Hawaii is one of the world’s most beautiful and exotic destinations, known for its unbelievable beaches and luxury resorts. But even more attractive than its postcard views is its beautiful Polynesian culture. This cultural identity, one of community and compassion, is as colorful as the golden sands and azure waters. The best introduction to this unique culture is through the Hawaiian language. Once in danger of extinction, Hawaiian is one of three languages used in the state today. Play your part in keeping the language alive and connect with the local culture with these 10 useful Hawaiian phrases.
1. Aloha – Hello
Okay, so this is one of the easiest Hawaiian phrases to remember. It’s known around the world as the universal tropical greeting of Hawaii. However, Aloha means a lot more than just ‘hello’. Its literal meaning is ‘love’, as well as ‘kindness’, ‘compassion’, and ‘peace’. While used in greetings such as ‘good morning’ (Aloha kakahiaka) or ‘good afternoon’ (Aloha ‘auinalā), it also communicates that you wish the person a positive and respectful life. This all pales in comparison to the fact that ‘Aloha’, for Hawaiians, defines a force that holds together existence itself. Here, a simple greeting unlocks a window into the core of Polynesian philosophy.
2. Mahalo – Thank you
Show your gratitude with the Hawaiian phrase mahalo. If you’re feeling extra grateful, use mahalo nui loa (pronounced mah-hah-loh noo-ee) for ‘thank you very much’. It can also be used to praise someone or show your respect for someone or something.
The Pukui and Elbert Hawaiian dictionary tells us that mahalo comes from a Proto-Polynesian word masalo, but that doesn’t tell the full story. According to the earliest visits to Hawaii, explorers noted that the island people practiced an extremely grateful and admiring culture, meaning there was no particular word needed to express this gratitude. It most likely just wasn’t necessary, with gratitude implicit within the culure. Apparently, only much later, after integrating with western civilization, did Hawaiians use the word mahalo to say thank you.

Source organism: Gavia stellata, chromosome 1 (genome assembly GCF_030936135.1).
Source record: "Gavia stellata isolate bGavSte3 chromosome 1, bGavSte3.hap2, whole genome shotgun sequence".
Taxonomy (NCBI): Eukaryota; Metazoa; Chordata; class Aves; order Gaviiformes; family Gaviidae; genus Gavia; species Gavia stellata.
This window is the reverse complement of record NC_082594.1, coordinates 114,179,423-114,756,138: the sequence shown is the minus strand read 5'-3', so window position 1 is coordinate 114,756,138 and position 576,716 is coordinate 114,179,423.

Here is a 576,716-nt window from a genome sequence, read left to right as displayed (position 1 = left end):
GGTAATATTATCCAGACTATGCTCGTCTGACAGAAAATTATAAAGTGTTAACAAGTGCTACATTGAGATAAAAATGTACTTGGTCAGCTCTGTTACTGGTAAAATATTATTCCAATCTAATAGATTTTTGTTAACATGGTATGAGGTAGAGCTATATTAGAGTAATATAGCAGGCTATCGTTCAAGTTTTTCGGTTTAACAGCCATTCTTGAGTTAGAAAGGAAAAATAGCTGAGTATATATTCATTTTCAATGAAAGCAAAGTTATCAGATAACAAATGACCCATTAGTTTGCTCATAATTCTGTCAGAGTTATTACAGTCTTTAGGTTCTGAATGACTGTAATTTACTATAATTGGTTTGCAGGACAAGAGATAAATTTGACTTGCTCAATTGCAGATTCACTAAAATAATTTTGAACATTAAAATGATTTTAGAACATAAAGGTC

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3.’A’ ole pilikia – You’re welcome/ No problem
Pronounced ah-oh-leh pee-lee-kee-yah
If you want to embody Hawaii’s grateful, community-driven culture, make sure to spread the gratitude as much as possible by saying this in response to mahalo.
4. A hui hou – Until we meet again
A phrase similar to ‘see you soon’. You may also hear this chanted at a lū’au concert instead of ‘encore!’.
5. Howzit? – How are you?
This Hawaiian phrase is also used in South Africa and means ‘what’s up?’. You might hear this word used alongside braddah, the colloquial term for brother.
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6. Honu – Green sea turtle
Hawaii’s most commonly seen turtle species, the beautiful honu are still officially listed as endangered. You’re most likely to spot one if you are snorkelling or scuba diving, as they rarely come on the shore. It is possible to see honu on the North Shore of Oahu.
Find out more about the fascinating culture and beauty of Hawaii in our destination guide
7. ‘Ono grinds – Delicious food
Pronounced oh-no grinds
Show your appreciation for the special Hawaiian meals that you eat on your trip. Grinds is also often used on its own to describe good food.
8. Waina – Wine
Always an important word to learn in any language, the Hawaiian word for wine is easy enough to remember. Due to the volcanic soil and mountains, Hawaii produces a number of fruity wines to try.
9. Poke – poke seafood bowl
One of Hawaii’s most famous dishes, poke is a salad of raw seafood and vegetables. It’s typically made from cubes of ahi tuna and served as an appetiser. It’s a must try!
10. A ‘o ia! – There you have it!
There you have it! 10 useful Hawaiian phrases to prepare you for your trip to the island. Use this last phrase to cheer on the local performers or fellow travellers if they get up to do a hula.
If you’re planning a trip to Hawaii, consider a Trafalgar tour to really unlock the best of the islands. With something as rich and unique as Polynesian culture, you’ll want to make sure you experience it to the full, which can be hard to do authentically when visiting the island as a typical tourist. We know this, which is why we use our extensive network of Local Experts and Travel Directors to unlock doors into local Hawaiian communities. Here, you’ll meet actual locals and experience the spirit of Aloha, showing you what real Island life is all about.